“Content was not being treated as a business asset,” she explained. “It was also being created inside-out, not from the customers’ perspective.”
Citing a Gartner blog post that argued “In Customer Experience, Consistency is the New Delight”, Kuschewski described the response as a content factory, imposing central control on the company’s content to improve consistency, quality and velocity.
“We created a master terminology list to avoid confusion, and we adopted the Neilsen Norman rules of simple word choices and writing to the reading level of a 13-year-old,” she explained.
Consistency Is King
Jeremy Curtin, director of digital at Belgian telecoms services provider Telenet, also discussed the importance of consistency in customer experiences.
“Consistent messaging keeps quality constant,” he said. “We’re a mature business, so a key driver for us was transforming customer experience, from awareness to engagement to interaction.”
According to Curtin, the transformation began with the identification of the right road, the prioritisation of goals and the agreement of success metrics. Once the journeys were identified they were optimised by a combination of testing and listening to customers. The result is a dynamic approach that builds a profile of the customer as they move along the journey.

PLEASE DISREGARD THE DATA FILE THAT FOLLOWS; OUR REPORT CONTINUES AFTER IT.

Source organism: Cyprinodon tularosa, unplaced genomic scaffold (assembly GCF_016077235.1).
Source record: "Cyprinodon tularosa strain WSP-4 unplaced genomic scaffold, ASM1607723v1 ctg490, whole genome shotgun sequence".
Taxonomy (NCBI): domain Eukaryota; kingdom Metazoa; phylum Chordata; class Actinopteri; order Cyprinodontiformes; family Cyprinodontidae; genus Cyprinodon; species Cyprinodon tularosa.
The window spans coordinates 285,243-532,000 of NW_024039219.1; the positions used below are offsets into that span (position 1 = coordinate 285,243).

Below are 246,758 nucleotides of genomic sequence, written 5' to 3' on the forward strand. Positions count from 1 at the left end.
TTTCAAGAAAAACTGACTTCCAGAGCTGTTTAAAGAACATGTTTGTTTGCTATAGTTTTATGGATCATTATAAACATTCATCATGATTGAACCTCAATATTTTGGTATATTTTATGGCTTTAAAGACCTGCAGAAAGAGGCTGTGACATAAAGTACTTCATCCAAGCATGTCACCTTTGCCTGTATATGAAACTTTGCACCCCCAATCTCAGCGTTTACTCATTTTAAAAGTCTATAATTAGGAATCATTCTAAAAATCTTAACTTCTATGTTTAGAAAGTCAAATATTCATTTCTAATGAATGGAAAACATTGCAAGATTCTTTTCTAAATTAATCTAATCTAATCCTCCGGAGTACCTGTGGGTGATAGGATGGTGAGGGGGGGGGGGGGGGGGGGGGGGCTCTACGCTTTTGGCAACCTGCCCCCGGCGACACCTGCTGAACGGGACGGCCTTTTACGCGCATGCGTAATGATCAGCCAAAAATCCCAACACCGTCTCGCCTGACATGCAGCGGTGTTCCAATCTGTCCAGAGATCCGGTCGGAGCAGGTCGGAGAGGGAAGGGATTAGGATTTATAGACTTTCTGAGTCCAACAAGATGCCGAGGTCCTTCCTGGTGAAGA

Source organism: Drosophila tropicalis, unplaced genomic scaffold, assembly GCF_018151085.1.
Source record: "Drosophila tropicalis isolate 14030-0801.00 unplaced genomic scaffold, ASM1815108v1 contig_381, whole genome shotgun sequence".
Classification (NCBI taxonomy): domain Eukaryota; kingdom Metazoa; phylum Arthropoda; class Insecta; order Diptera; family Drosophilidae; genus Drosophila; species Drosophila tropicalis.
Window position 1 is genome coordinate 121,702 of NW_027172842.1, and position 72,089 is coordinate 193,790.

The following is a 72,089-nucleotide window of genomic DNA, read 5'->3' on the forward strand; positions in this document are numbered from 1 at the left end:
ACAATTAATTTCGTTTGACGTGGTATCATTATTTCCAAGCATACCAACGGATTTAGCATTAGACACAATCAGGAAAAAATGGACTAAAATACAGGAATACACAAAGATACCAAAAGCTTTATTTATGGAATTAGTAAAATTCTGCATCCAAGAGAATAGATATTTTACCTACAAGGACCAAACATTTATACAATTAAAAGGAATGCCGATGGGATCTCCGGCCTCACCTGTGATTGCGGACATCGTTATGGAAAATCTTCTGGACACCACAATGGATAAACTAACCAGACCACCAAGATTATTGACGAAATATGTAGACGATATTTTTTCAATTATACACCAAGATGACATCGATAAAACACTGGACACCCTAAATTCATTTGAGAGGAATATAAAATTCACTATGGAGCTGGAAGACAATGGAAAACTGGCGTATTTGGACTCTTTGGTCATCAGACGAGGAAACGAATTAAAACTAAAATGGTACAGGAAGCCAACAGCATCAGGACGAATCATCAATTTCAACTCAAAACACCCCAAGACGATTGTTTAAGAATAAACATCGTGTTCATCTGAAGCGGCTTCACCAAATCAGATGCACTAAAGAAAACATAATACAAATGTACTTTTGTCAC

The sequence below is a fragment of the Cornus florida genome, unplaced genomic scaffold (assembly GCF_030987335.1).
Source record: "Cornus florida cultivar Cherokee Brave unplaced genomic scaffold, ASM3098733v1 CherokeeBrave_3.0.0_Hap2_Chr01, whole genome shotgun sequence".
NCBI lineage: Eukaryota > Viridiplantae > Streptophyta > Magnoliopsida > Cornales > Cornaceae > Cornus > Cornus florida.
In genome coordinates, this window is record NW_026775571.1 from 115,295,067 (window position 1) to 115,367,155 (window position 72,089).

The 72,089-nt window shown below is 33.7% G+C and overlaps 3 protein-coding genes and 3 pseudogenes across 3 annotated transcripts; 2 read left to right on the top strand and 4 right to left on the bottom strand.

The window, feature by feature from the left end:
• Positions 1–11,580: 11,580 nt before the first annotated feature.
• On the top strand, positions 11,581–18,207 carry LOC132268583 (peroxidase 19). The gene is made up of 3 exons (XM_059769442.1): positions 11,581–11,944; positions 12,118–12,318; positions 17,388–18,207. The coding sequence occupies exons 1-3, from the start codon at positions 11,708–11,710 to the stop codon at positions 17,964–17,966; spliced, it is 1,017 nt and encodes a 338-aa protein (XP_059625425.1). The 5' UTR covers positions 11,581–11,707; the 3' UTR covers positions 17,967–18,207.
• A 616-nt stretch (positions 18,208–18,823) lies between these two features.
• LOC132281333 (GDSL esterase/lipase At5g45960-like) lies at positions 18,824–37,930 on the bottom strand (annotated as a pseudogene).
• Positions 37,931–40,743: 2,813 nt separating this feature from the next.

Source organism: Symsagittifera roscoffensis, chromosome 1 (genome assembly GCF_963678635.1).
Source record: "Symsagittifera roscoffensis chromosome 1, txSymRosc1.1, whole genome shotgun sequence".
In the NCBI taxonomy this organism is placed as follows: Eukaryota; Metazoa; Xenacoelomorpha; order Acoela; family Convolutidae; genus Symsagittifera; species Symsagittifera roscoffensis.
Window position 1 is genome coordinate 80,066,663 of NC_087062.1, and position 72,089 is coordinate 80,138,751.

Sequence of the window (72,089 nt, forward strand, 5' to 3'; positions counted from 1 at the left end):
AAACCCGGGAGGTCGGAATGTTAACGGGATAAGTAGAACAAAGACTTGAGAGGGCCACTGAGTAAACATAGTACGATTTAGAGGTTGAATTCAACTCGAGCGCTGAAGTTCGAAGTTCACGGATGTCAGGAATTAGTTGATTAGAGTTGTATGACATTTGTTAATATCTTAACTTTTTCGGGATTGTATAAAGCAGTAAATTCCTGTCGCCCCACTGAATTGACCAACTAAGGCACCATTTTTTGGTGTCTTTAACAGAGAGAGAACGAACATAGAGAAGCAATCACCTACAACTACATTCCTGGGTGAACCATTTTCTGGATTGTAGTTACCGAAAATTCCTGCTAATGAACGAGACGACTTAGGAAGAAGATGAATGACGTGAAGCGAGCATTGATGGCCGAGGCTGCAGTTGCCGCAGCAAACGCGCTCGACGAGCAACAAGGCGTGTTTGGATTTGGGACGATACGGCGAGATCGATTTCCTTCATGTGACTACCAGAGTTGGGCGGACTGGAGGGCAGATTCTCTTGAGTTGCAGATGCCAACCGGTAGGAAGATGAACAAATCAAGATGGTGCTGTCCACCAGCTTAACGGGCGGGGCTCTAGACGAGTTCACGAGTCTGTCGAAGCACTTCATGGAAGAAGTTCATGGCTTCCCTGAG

“We use behavioural data to retarget anonymous visitors onsite and off,” Curtin explained. “Then as we learn more about them, we can start to engage with them in a more relevant way.”
“Our key lesson was that you always need to be testing.”
Another company applying this approach of dynamic optimisation is Philips Personal Care. Lenze Boonstra, its VP head of global marketing, talked about the organisation’s real-time marketing approach to social engagement, which he described as a tactic to deliver business results, rather than a strategy. And he too stressed the importance of content in the process.
“There are two pillars to the process: hard-working ideas that will cut through the clutter, and smart targeting. With Facebook you can target at an almost individual level, but to do so you need engaging content. Then once a customer takes an action, we can retarget and optimise.”
To trial this approach, Boonstra launched what he calls a real-time marketing centre, bringing together creative, media and social experts.
“We take the customer through the journey, creating different content depending on the stage they’re at. We need to deliver value to the customer when they expect it.”
And the results are striking.
“Our KPI is driving down the cost per lead (CPL), and we’ve proved that we can bring down our cost per lead by 50% compared to the traditional approach,” Boonstra said.
Customers Demand Perfection
Adobe’s VP of Strategy, Business Development, & Marketing, John Mellor summed up much of the day’s discussions when he argued that the way people interact with companies has changed fundamentally, because they’re now interacting digitally.
“Customers expect their experience to be consistent and continuous. They demand a perfect experience across touchpoints,” he argued. “Perfection is a high bar, and no-one’s doing it yet.”
But the key lessons from the businesses speaking at the Symposium--understand what customers want, test constantly, centralise control of content, bring different disciplines together--should serve those companies searching for perfection well.